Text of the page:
jed’s fab. Spectacular web framework for Node.js which, despite using nothing but regular JavaScript, has syntax that is easily confused with Lisp. General consensus at work is that truly understanding how this works is a crucial step on the path to JavaScript enlightenment. # 18th May 2010, 6:50 pm

Understanding node.js. A king providing orders to his army of servants is a much better analogy than my hyperactive squid. # 18th May 2010, 6:44 pm

Music Notation with HTML5 Canvas. A pretty decent effort at rendering musical notation using JavaScript and the canvas element. # 12th May 2010, 8:53 am

Realtime Election Tweets. Jay Caines-Gooby’s realtime election tweet service, using Node.js, nginx and WebSocket with a Flash fallback. # 6th May 2010, 9:20 pm

premasagar’s sandie. “Sandie is a simple method for loading external JavaScript files into a page without affecting the global scope, to avoid collisions between conflicting scripts”—works by loading the script in an invisible iframe (hence a new global scope) and then passing a reference to a callback function in the parent page. # 6th May 2010, 8:37 pm

Pure CSS3 Spiderman Cartoon w/ jQuery and HTML5. Great demo, though calling -webkit-animation HTML5 (or even CSS3) is a bit of a stretch... # 4th May 2010, 7:27 pm

TiddlyPocketBook. Paul Downey took Nat’s dinky pocketbooks CSS and combined it with TiddlyWiki to create a single page pocketbook editor. # 28th May 2009, 1:24 am

JS-Placemaker—geolocate texts in JavaScript. Chris Heilmann exposed Placemaker to JavaScript (JSONP) using a YQL execute table. Try his examples—I’m impressed that “My name is Jack London, I live in Ontario” returns just Ontario, demonstrating that Placemaker’s NLP is pretty well tuned. # 23rd May 2009, 12:36 am

python-spidermonkey. A Python to JavaScript bridge using Mozilla Spidermonkey. Expose Python objects to JavaScript, or execute JavaScript from Python. # 14th May 2009, 3:56 pm

Google Earth in a browser (sort of), Scriptable, a quick peek and poke. Dan Catt on Google’s new browser plugin version of Google Earth... which conveniently exposes a JavaScript API to the browser in the form of the “ge” object, which can then be poked at interactively using Firebug. # 28th May 2008, 11:13 pm

QUnit. The jQuery unit testing framework is now documented and supported as a separate project. # 26th May 2008, 5:31 pm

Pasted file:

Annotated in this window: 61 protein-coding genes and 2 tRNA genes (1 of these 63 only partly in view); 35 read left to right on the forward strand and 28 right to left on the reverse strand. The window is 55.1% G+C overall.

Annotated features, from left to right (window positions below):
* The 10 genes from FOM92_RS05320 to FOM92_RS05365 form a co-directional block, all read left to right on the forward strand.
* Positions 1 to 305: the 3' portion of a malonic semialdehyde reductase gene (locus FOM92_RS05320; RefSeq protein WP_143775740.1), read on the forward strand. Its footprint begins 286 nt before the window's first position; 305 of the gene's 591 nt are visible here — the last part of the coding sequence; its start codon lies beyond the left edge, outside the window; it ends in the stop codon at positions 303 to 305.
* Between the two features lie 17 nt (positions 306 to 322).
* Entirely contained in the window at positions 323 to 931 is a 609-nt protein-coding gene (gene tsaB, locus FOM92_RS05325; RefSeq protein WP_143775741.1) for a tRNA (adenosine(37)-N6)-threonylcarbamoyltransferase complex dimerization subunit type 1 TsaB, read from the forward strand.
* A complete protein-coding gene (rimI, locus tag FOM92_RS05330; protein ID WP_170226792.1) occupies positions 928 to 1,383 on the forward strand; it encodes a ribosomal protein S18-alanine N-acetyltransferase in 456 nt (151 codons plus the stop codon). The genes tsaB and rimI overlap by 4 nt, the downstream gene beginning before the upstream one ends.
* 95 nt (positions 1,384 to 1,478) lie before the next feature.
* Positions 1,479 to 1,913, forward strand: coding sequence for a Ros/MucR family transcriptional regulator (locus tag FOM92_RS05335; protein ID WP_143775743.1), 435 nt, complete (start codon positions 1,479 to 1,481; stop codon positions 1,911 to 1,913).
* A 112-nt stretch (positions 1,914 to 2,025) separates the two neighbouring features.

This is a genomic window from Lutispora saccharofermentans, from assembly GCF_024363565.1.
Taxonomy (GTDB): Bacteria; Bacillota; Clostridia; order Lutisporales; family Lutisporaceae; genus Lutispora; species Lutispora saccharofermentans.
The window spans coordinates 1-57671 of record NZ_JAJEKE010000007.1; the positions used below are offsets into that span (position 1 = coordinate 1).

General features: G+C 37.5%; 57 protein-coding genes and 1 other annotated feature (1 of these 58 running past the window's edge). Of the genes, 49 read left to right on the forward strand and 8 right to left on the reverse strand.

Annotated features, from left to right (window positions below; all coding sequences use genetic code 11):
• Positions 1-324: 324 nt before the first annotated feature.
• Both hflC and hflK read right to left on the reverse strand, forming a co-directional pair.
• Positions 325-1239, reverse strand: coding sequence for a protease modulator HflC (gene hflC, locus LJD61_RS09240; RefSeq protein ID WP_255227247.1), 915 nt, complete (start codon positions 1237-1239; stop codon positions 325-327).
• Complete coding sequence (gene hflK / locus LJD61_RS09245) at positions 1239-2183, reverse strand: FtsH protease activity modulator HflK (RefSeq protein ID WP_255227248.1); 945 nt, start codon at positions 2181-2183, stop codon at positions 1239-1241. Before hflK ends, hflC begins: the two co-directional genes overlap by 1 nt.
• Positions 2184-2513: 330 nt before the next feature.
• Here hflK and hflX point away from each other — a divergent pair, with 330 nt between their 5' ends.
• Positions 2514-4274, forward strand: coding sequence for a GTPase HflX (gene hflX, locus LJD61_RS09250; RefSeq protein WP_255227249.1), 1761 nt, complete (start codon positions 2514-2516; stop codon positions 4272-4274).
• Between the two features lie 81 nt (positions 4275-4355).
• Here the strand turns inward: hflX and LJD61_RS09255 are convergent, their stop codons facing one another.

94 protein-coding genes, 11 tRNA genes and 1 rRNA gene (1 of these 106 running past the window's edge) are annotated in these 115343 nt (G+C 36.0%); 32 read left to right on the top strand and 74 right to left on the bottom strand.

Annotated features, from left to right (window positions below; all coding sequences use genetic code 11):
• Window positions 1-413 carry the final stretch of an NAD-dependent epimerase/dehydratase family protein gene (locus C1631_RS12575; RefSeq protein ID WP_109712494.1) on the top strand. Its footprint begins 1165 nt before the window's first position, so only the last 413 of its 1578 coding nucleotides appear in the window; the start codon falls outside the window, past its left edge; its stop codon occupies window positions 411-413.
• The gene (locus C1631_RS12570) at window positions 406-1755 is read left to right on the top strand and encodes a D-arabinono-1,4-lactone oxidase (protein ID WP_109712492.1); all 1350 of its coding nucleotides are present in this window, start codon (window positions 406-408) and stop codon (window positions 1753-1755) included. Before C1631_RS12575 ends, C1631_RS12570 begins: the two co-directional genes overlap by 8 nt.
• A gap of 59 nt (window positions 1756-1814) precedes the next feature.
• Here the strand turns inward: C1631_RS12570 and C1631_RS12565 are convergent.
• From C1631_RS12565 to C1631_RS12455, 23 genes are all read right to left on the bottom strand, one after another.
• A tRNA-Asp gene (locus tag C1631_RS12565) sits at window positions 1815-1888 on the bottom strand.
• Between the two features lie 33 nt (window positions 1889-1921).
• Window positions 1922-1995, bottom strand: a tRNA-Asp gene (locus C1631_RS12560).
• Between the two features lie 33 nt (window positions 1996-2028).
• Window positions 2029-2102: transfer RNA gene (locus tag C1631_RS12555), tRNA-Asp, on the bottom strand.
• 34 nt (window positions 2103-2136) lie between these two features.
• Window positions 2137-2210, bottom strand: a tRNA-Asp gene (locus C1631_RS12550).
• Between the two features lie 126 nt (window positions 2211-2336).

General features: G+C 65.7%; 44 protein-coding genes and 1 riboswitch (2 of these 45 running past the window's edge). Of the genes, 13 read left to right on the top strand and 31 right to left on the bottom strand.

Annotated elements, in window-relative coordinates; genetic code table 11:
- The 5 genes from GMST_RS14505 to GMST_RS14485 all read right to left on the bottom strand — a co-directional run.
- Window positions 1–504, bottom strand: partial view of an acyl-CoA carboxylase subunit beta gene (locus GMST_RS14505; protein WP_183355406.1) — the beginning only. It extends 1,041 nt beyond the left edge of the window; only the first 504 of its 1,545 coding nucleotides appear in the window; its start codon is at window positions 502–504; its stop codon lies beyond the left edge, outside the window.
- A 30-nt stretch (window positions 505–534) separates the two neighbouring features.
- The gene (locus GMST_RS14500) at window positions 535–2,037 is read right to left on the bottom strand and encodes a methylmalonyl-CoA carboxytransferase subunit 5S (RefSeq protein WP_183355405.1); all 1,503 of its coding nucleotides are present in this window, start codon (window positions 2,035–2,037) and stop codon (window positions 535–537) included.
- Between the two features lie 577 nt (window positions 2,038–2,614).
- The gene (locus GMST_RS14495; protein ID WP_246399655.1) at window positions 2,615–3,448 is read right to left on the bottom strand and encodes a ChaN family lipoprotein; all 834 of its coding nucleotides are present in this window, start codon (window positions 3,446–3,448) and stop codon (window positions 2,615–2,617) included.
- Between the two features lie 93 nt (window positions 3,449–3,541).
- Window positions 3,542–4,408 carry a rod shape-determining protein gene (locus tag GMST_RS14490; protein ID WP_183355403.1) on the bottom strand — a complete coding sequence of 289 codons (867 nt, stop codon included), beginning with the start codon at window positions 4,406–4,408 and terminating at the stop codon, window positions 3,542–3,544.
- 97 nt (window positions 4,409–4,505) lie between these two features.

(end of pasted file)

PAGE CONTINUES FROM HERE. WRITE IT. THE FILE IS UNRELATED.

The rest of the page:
AOP aspect of JavaScript with Dojo. Fantastic post—concisely explains Aspect Oriented Programming, then shows how Dojo’s dojox.lang.aspect brings AOP to JavaScript, including some really useful built-in aspects for logging, profiling and more. Aspects are like Python decorators on steroids. # 18th May 2008, 10:45 am

Dopplr place googlemaps, with and without Yahoo Geo API bounding box adjustment. Dopplr uses Geonames for most geo information, but is now mixing in bounding box data from the Yahoo! Geo web service to improve the default zoom level for their maps. The JSON callback API means no server-side code is required on Dopplr’s end. # 17th May 2008, 11:35 pm

Firebug Command Line API. Another thing I didn’t know about Firebug: you can set a breakpoint at the start of a function with “debug(fn)” and log all calls to it with “monitor(fn)”. # 16th May 2008, 12:14 pm

Cubescape. Beautiful isometric cube building tool by Cameron Adams, written in JavaScript and jQuery. # 15th May 2008, 8:40 am

Crossdomain.xml Invites Cross-site Mayhem. A useful reminder that crossdomain.xml files should be treated with extreme caution. Allowing access from * makes it impossible to protect your site against CSRF attacks, and even allowing from a “circle of trust” of domains can be fatal if just one of those domains has an XSS hole. # 15th May 2008, 8:06 am

Engineering @ Facebook: Facebook Chat. The new Facebook Chat uses Comet (long polling with a hidden iframe) against a custom web / chat server written in Erlang, designed to handle a launch to all 70 million users at once. It was tested using a “dark launch” period where live pages simulated chat request traffic without showing any visible UI. # 15th May 2008, 7:55 am

goog/useragent/iphoto.js. The Goog library includes code to detect the user’s installed version of iPhoto, based on reverse engineering the Mac.com Gallery RSS feeds. This has Mark Pilgrim written all over it. # 14th May 2008, 9:21 pm

Doctype: /trunk/goog. Google’s newly released JavaScript library (pure JavaScript, so more along the lines of YUI and jQuery than GWT). I haven’t found the documentation for it yet, but the code is extremely well commented. UPDATE: The documentation is spread throughout Doctype. # 14th May 2008, 9:12 pm